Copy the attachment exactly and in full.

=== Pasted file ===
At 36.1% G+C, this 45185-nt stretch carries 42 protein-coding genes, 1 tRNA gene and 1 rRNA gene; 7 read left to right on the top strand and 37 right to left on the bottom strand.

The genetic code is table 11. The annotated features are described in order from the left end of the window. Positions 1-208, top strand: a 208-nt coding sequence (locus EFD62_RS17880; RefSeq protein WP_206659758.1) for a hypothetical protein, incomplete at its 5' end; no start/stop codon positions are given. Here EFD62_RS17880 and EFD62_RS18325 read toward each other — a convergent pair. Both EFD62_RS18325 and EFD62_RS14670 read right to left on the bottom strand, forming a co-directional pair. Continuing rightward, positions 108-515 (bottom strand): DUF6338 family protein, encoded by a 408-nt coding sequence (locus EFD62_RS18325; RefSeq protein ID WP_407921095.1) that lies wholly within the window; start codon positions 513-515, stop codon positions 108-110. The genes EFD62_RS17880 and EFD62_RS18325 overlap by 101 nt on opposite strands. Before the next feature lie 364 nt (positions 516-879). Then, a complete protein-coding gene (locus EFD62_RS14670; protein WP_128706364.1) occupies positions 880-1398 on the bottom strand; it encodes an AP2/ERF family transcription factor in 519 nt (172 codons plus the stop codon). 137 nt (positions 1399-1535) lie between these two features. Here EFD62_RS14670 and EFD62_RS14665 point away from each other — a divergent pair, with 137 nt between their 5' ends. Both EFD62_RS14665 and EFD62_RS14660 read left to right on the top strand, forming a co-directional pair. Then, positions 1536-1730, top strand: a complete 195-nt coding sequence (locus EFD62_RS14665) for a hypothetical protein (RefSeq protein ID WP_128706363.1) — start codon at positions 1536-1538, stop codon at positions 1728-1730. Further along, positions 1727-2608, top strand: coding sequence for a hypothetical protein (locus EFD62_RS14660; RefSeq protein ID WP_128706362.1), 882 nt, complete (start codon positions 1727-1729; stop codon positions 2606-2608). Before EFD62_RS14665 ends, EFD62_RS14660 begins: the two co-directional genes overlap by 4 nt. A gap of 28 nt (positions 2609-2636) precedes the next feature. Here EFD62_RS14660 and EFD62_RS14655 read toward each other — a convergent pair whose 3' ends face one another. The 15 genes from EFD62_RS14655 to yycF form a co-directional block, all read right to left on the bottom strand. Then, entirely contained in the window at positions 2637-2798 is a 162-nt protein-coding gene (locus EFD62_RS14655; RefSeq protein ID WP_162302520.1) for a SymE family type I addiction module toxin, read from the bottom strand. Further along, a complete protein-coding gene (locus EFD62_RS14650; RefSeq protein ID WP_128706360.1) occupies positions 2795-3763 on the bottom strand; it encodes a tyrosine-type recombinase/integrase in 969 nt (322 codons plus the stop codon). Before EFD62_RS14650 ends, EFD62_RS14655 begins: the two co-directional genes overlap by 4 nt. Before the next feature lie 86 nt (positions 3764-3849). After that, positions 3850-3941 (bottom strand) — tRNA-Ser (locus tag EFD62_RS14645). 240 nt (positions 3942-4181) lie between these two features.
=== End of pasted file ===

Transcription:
At 36.1% G+C, this 45185-nt stretch carries 42 protein-coding genes, 1 tRNA gene and 1 rRNA gene; 7 read left to right on the top strand and 37 right to left on the bottom strand.

The genetic code is table 11. The annotated features are described in order from the left end of the window. Positions 1-208, top strand: a 208-nt coding sequence (locus EFD62_RS17880; RefSeq protein WP_206659758.1) for a hypothetical protein, incomplete at its 5' end; no start/stop codon positions are given. Here EFD62_RS17880 and EFD62_RS18325 read toward each other — a convergent pair. Both EFD62_RS18325 and EFD62_RS14670 read right to left on the bottom strand, forming a co-directional pair. Continuing rightward, positions 108-515 (bottom strand): DUF6338 family protein, encoded by a 408-nt coding sequence (locus EFD62_RS18325; RefSeq protein ID WP_407921095.1) that lies wholly within the window; start codon positions 513-515, stop codon positions 108-110. The genes EFD62_RS17880 and EFD62_RS18325 overlap by 101 nt on opposite strands. Before the next feature lie 364 nt (positions 516-879). Then, a complete protein-coding gene (locus EFD62_RS14670; protein WP_128706364.1) occupies positions 880-1398 on the bottom strand; it encodes an AP2/ERF family transcription factor in 519 nt (172 codons plus the stop codon). 137 nt (positions 1399-1535) lie between these two features. Here EFD62_RS14670 and EFD62_RS14665 point away from each other — a divergent pair, with 137 nt between their 5' ends. Both EFD62_RS14665 and EFD62_RS14660 read left to right on the top strand, forming a co-directional pair. Then, positions 1536-1730, top strand: a complete 195-nt coding sequence (locus EFD62_RS14665) for a hypothetical protein (RefSeq protein ID WP_128706363.1) — start codon at positions 1536-1538, stop codon at positions 1728-1730. Further along, positions 1727-2608, top strand: coding sequence for a hypothetical protein (locus EFD62_RS14660; RefSeq protein ID WP_128706362.1), 882 nt, complete (start codon positions 1727-1729; stop codon positions 2606-2608). Before EFD62_RS14665 ends, EFD62_RS14660 begins: the two co-directional genes overlap by 4 nt. A gap of 28 nt (positions 2609-2636) precedes the next feature. Here EFD62_RS14660 and EFD62_RS14655 read toward each other — a convergent pair whose 3' ends face one another. The 15 genes from EFD62_RS14655 to yycF form a co-directional block, all read right to left on the bottom strand. Then, entirely contained in the window at positions 2637-2798 is a 162-nt protein-coding gene (locus EFD62_RS14655; RefSeq protein ID WP_162302520.1) for a SymE family type I addiction module toxin, read from the bottom strand. Further along, a complete protein-coding gene (locus EFD62_RS14650; RefSeq protein ID WP_128706360.1) occupies positions 2795-3763 on the bottom strand; it encodes a tyrosine-type recombinase/integrase in 969 nt (322 codons plus the stop codon). Before EFD62_RS14650 ends, EFD62_RS14655 begins: the two co-directional genes overlap by 4 nt. Before the next feature lie 86 nt (positions 3764-3849). After that, positions 3850-3941 (bottom strand) — tRNA-Ser (locus tag EFD62_RS14645). 240 nt (positions 3942-4181) lie between these two features.